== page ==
The new tractors feature technology designed to help improve NASCAR’s operation, says Auton. “Our new trucks are cleaner and greener. Each Coronado has a built-in selective catalytic reduction (SCR) system to not only bring NOx and particulate matter down to acceptable levels, but also to help improve fuel economy. The way technology is going, it’s hard to tell where it will end!”

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Auton started his career with NASCAR 37 years ago. “I started out as a truck driver and official. Then, when (legendary Pace Car driver) Elmo Langley died, I started driving the Pace Car at the races, too,” he says. “NASCAR’s fleet operation was nothing like we have today. Back then we had one truck for the Cup Series and one truck for the support series then known as Late Model Sportsman. We had just one truck going to all the races—but the key difference is we had fewer races and DOT regulations weren’t as strict.”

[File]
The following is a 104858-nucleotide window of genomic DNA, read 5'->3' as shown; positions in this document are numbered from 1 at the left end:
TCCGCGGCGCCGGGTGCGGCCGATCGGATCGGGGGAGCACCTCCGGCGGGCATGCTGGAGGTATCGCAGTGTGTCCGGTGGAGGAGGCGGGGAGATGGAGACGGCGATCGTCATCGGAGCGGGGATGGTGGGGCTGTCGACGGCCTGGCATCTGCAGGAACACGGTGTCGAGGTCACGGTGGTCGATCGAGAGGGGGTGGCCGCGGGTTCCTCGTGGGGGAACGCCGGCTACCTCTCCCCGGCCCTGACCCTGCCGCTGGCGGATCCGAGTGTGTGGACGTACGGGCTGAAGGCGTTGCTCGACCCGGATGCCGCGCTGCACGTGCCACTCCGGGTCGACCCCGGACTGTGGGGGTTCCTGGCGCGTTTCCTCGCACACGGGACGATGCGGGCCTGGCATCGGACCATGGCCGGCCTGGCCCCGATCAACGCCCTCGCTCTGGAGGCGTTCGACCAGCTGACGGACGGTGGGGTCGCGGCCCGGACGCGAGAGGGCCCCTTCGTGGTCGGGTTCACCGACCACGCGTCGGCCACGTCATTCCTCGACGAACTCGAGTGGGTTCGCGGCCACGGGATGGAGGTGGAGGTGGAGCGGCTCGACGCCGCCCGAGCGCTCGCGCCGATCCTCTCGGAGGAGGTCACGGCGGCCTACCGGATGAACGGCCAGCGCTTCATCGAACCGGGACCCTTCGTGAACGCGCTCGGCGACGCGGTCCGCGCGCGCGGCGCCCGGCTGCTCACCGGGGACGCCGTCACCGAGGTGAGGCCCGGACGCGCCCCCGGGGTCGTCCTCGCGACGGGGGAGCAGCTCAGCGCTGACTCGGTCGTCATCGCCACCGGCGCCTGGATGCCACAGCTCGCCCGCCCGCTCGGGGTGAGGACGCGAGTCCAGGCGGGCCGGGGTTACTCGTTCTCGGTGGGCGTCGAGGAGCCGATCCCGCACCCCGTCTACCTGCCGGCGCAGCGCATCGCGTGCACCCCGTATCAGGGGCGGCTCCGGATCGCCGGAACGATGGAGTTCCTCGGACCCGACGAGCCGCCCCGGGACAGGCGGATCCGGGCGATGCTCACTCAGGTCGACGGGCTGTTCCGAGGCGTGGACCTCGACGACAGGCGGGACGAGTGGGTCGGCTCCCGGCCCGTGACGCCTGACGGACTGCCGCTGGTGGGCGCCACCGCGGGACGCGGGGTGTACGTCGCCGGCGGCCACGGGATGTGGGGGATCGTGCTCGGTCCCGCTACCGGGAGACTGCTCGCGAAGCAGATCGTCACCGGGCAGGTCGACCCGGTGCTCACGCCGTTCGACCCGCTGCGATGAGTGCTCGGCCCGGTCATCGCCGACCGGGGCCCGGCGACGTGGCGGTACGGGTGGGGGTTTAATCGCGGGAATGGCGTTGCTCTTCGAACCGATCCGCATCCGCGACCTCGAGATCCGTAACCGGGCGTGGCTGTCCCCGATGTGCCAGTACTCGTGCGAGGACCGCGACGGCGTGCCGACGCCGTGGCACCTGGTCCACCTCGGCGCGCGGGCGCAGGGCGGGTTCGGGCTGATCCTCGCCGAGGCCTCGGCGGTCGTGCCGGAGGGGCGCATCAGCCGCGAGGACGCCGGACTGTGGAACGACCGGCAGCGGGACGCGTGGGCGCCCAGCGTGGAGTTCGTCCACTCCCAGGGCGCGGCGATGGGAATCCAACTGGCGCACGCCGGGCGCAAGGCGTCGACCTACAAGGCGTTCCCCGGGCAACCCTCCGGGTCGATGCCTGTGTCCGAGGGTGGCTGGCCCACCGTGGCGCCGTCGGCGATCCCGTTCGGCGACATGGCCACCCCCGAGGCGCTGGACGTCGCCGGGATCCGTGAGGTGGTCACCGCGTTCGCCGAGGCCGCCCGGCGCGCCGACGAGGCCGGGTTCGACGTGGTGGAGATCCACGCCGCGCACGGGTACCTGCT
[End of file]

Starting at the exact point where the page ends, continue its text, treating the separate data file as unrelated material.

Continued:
Today, Auton must coordinate travel schedules for teams of drivers. “Any race more than 1,800 miles away, we have to send 2 drivers. To keep within regulations, they can only drive 11 hours and then have to take 10 hours off. Otherwise, it’s pushing it to get where we need to be without having to leave two or three days early.”

The requirements of this traveling road show are impressive. There are four trucks in the NASCAR Sprint Cup Series garage (Oval Office, Radio Trailer, Conference Trailer and Safety/Tech Trailer). The NASCAR Camping World Truck Series and NASCAR Nationwide Series garages have one trailer each—an Oval Office. Also, the Nationwide Series garage has a small separate radio trailer.